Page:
The goal of science is to understand and explain the phenomenal world. In this effort one often has to interpret what is observed, for the deeper cause of what meets the eye is often hidden from direct perception. Sometimes, that deeper cause may be of enormous significance and its revelation may have unexpected impact on the course of history.
Consider, for example, the series of reports that were circulating in the late 1930s to the effect that when uranium nuclei were bombarded by neutrons, the resulting products contained radioactive isotopes which were far removed on the periodic table from uranium itself. In particular, in a paper published on 6 January 1939, Otto Hahn and Fritz Strassmann announced that radioactive barium of atomic number 56 was a product of such bombardment of uranium whose atomic number is 92. This was very intriguing to physicists at the time. The correct interpretation for this was provided by Otto Frisch (born: 1 October 1904) and his aunt Lise Meitner. In a letter to Nature, that appeared on 16 January of the same year, they wrote the memorable line: “It seems possible that the uranium nucleus has only small stability of form, and may after neutron capture, divide into two nuclei of roughly equal size.”
At that time, Frisch, an Austrian by birth of Jewish extraction, had become a persona non grata in Germany and Austria. He was among the many who had migrated to England or the Scandinavian countries before moving on to the United States. He was then working at the Institute of Theoretical Physics in Copenhagen. W. A. Arnold, an American biologist, who was also there, and heard about Frisch’s idea, suggested that the phenomenon was very much like the splitting of cells, called fission. Frisch thought this was an appropriate term in this context too. So was born both the idea and the name for what we call nuclear fission today: a microcosmic phenomenon whose discovery has had the most drastic consequences on human civilization and history.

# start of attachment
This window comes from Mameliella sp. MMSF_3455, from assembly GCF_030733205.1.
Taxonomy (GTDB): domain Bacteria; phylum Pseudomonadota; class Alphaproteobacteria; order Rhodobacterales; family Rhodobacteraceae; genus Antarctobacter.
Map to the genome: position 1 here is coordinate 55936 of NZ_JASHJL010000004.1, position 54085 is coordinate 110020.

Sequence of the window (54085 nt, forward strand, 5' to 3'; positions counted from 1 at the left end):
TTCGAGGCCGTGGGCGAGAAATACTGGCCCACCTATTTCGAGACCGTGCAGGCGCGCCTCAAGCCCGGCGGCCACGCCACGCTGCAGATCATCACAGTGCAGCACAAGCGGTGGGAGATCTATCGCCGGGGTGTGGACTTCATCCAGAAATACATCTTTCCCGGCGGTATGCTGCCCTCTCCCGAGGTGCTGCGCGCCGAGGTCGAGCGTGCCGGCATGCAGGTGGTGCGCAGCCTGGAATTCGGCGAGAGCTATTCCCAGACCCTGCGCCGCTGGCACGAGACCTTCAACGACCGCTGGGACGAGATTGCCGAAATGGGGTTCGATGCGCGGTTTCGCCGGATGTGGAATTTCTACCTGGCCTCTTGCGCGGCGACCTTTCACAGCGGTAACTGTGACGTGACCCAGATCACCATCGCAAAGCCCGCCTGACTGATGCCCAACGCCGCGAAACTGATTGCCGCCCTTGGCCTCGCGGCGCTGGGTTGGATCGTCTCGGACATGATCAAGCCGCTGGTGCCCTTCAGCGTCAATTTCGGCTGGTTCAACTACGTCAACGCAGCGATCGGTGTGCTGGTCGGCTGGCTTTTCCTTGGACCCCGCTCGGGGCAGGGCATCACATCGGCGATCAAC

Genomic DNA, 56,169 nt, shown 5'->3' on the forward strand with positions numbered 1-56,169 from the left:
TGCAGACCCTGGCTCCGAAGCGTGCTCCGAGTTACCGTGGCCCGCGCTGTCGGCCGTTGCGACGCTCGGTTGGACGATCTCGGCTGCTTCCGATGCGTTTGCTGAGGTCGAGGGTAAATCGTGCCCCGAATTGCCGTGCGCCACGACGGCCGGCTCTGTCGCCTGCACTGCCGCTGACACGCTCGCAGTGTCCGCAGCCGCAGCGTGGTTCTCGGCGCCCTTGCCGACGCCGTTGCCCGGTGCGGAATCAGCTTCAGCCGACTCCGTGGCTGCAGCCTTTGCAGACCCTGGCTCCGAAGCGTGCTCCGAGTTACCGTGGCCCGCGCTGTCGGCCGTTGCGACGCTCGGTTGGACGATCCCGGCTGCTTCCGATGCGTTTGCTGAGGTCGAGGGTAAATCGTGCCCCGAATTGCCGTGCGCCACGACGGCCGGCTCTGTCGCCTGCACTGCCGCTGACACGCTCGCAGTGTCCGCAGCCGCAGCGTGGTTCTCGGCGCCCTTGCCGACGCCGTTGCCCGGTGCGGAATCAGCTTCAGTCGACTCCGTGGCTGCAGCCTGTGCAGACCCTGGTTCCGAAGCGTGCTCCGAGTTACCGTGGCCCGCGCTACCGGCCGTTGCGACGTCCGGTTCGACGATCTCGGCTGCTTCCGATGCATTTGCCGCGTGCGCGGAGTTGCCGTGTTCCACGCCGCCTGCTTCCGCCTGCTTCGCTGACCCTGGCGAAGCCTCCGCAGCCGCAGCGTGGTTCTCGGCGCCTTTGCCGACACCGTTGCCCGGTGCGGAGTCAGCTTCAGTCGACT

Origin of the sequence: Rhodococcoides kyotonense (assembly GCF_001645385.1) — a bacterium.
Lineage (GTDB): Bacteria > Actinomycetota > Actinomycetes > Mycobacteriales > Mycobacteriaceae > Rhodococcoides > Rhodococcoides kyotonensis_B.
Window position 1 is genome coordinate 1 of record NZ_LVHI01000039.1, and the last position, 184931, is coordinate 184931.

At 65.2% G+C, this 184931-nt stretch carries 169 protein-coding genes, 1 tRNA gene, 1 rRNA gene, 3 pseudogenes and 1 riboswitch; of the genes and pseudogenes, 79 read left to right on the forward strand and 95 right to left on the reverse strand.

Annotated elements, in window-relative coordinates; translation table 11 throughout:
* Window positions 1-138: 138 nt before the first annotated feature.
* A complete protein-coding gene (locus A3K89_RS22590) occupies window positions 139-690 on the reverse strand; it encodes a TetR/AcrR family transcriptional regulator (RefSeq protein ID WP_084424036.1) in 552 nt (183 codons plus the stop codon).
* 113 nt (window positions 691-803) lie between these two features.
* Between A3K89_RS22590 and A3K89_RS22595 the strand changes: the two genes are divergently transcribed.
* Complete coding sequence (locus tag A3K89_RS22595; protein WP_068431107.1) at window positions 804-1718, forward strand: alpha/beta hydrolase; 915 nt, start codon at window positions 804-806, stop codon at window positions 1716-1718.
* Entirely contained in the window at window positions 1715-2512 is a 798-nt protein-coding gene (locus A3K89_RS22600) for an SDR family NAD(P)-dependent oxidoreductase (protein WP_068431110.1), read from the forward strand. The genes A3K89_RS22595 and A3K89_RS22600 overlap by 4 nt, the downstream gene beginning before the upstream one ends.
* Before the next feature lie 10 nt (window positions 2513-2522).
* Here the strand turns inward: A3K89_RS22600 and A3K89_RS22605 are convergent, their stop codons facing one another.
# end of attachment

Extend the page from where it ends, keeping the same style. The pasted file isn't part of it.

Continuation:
The following year, Frisch moved to Cambridge, England, where he joined the team of nuclear physicists which included James Chadwick, the discoverer of the neutron.
Now started the dark period of World War II. Secret projects were afoot. The best brains were drawn for this. They wanted to whisk away Frisch from England to the United States, to make him part of the Manhattan Project. But technically he was an enemy alien, and there were visa problems. So he first had to become a British citizen, take the oath of allegiance, get a British passport, and volunteer for National Service. This had to be deferred, and other formalities had to be done before he could board the ship that would take him to the USA. Rudolf Peierls with whom Frisch worked in Cambridge, narrates all this in his book Atomic Histories. So it was that Frisch joined the constellation of physicists, chemists, mathematicians, and engineers who pooled in their resources in the Manhattan Project to create the most destructive weapon in history.
In his brief autobiography, entitled What little I remember, Frisch recalls appreciatively the rugged Rockies, the brilliant sunshine, the red flowers of the cacti and their spiny bush, the extinct crater Valle Grande, the aspens turning, the Rio Grande, etc. of New Mexico, reminding us that physicists can be as observant of natural beauties and as sensitive as any poet. But here he also recalls the accidental deaths of scientists while they were doing experiments with radioactive materials.
The work of Otto Frisch reveals above all that the mind’s eye is often more penetrating than the brightest light: its capacity to unveil appearances is what constitutes science.
October 5, 2013